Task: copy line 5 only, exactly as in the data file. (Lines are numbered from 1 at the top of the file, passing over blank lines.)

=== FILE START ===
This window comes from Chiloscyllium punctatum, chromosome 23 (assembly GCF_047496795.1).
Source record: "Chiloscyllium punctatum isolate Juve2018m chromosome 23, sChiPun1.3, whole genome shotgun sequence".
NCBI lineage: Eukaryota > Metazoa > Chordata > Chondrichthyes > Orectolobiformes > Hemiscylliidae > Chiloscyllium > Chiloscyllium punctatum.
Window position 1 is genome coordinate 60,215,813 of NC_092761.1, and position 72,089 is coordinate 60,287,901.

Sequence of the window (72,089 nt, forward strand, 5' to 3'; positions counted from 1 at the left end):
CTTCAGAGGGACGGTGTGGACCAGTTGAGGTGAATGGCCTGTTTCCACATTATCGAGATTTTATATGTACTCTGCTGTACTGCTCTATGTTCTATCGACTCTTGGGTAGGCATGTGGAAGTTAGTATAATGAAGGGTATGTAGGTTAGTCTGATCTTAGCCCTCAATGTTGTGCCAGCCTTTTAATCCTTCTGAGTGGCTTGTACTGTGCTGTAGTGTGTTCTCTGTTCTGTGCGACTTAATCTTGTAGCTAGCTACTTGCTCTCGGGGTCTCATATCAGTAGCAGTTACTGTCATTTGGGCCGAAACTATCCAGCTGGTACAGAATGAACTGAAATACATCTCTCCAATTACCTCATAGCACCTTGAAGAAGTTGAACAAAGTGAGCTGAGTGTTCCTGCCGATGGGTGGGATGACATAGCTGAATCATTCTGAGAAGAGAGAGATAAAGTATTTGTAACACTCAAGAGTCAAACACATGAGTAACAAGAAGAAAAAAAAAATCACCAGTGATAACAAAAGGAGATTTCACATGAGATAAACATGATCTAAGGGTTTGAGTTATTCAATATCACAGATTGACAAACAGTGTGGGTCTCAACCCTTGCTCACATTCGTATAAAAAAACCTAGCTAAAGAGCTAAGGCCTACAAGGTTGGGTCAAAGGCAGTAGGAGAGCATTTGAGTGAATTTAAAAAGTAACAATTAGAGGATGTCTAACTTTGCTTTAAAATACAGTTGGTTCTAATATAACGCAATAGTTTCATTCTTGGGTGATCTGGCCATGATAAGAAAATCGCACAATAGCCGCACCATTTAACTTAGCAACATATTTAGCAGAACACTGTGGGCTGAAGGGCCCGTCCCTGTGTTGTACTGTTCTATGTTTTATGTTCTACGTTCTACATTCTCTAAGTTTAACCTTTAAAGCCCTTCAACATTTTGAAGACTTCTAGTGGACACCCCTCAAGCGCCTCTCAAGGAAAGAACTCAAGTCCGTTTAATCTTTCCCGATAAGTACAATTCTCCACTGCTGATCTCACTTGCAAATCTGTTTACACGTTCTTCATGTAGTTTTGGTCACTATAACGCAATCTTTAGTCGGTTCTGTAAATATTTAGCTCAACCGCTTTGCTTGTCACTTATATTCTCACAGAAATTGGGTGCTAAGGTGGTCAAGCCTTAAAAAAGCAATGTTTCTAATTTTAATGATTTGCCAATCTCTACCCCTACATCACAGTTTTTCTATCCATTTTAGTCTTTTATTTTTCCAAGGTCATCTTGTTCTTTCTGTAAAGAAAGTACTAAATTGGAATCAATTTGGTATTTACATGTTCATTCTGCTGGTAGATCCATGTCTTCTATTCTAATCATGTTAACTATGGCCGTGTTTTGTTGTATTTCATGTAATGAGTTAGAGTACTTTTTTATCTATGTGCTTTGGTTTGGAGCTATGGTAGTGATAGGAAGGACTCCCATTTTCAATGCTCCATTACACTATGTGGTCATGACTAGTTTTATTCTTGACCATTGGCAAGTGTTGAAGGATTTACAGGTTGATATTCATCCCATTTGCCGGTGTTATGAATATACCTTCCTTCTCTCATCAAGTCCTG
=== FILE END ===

Sequence of the window (72,089 nt, forward strand, 5' to 3'; positions counted from 1 at the left end):